Q: How did you come to write this book?
The catalyst for writing Find Your Strongest Life
was a workshop
that we did for The Oprah Show
a year and a half ago. Most of my work has been in corporations, studying how you build an organization that helps people to identify and work to their strengths. Every company wants to know how to find and keep highly talented women in the workplace.
Then I got a call from the Oprah team saying they wanted to do a show on helping women to find success in their careers
. We conducted a workshop for 30 talented but unfulfilled women, and the goal was to guide these women toward getting unstuck, to find a new trajectory for their careers and to discover the strength and the passion that they had lost—to help them examine their attitudes, beliefs and strengths, show them how to challenge the people who were holding them back and give them the courage they needed to move forward.
We did a workshop with Oprah sitting right there in the second row, then coached these women for five months, and then we did a show about it, presenting the Before, the Journey and the After. It was a good show, it was fun, and many of the 30 women seemed to have taken great steps. And that would have been plenty if that had been all that had happened. It wasn't.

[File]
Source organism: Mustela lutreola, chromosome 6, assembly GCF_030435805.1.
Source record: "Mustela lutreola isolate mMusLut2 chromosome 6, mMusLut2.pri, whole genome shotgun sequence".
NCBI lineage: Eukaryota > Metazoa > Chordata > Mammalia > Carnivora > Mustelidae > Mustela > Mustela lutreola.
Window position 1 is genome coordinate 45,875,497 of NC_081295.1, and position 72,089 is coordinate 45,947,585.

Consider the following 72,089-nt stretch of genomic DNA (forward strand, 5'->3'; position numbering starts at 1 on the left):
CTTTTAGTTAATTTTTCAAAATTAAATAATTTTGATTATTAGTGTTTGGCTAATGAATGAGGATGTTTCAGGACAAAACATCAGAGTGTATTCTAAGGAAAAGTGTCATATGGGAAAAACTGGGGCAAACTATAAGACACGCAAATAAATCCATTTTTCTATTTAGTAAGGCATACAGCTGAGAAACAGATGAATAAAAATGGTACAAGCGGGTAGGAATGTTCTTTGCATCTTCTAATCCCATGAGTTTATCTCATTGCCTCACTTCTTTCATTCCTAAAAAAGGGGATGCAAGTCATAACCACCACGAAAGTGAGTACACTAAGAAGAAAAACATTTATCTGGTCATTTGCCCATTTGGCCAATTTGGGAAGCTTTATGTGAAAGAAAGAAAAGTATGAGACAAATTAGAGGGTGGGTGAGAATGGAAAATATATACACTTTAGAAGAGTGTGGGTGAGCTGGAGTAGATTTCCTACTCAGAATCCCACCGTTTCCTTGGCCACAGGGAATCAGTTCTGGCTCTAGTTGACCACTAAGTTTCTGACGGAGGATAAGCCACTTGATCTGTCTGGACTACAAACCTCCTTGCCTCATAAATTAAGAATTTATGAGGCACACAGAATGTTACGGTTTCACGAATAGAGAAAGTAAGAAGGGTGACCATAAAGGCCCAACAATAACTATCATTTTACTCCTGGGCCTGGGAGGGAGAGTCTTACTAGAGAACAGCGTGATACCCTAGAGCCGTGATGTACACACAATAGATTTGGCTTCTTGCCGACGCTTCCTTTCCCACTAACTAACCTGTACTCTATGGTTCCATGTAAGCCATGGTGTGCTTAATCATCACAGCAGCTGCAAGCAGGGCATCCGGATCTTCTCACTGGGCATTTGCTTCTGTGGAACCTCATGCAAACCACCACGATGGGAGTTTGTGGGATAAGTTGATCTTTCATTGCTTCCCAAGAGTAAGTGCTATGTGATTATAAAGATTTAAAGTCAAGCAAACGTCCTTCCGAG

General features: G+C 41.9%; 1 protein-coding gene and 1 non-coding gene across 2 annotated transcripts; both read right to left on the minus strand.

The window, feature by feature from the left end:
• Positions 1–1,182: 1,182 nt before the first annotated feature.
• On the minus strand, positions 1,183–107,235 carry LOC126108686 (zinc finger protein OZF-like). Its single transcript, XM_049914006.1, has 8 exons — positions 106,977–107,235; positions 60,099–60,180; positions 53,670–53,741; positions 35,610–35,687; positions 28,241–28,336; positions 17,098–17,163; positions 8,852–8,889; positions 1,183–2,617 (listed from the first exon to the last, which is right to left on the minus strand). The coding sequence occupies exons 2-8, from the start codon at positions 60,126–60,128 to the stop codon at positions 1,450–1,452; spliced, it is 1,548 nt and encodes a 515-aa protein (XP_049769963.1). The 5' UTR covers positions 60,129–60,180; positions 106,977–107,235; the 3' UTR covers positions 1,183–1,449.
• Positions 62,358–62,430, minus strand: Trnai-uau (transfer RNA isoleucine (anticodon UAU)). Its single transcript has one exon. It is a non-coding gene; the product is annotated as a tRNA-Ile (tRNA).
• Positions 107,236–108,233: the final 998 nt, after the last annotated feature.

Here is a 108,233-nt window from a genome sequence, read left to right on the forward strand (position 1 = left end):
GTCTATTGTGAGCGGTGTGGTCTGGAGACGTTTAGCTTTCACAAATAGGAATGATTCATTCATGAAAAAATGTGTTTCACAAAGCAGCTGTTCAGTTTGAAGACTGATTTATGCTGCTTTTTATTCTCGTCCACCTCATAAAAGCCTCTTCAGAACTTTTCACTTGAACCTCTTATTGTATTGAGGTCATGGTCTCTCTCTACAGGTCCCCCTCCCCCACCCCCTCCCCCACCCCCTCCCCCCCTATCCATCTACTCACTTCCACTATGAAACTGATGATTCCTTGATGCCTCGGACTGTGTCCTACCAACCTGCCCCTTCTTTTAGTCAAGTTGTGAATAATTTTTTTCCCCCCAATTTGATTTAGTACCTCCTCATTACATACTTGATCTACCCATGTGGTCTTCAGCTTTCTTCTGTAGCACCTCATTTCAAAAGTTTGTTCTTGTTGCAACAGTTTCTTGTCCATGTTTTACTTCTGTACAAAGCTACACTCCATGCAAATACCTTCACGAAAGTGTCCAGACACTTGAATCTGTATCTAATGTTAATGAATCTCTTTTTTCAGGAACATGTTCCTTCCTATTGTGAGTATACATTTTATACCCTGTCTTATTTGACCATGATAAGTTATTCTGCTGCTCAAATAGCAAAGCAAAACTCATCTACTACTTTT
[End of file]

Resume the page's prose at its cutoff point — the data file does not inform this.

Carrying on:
Oprah.com was deluged with posts and questions from women wanting to take the conversation further. We received literally hundreds of thousands of questions: How do I find my strength in my life? When should I make choices on when to have children or not? How do I balance all the different competing demands that are made of me? How do I make sure that I am living a first-rate version of my own life, not a second-rate version of somebody else's life? We had 2.1 million people download the three-hour workshop. And I thought, "There are an awful lot of really good questions here that require a coherent, detailed, practical answer." I had been planning to write a book about how to live a strong life for a long time. With this outpouring of questions and interest, I knew I had to get to it right then.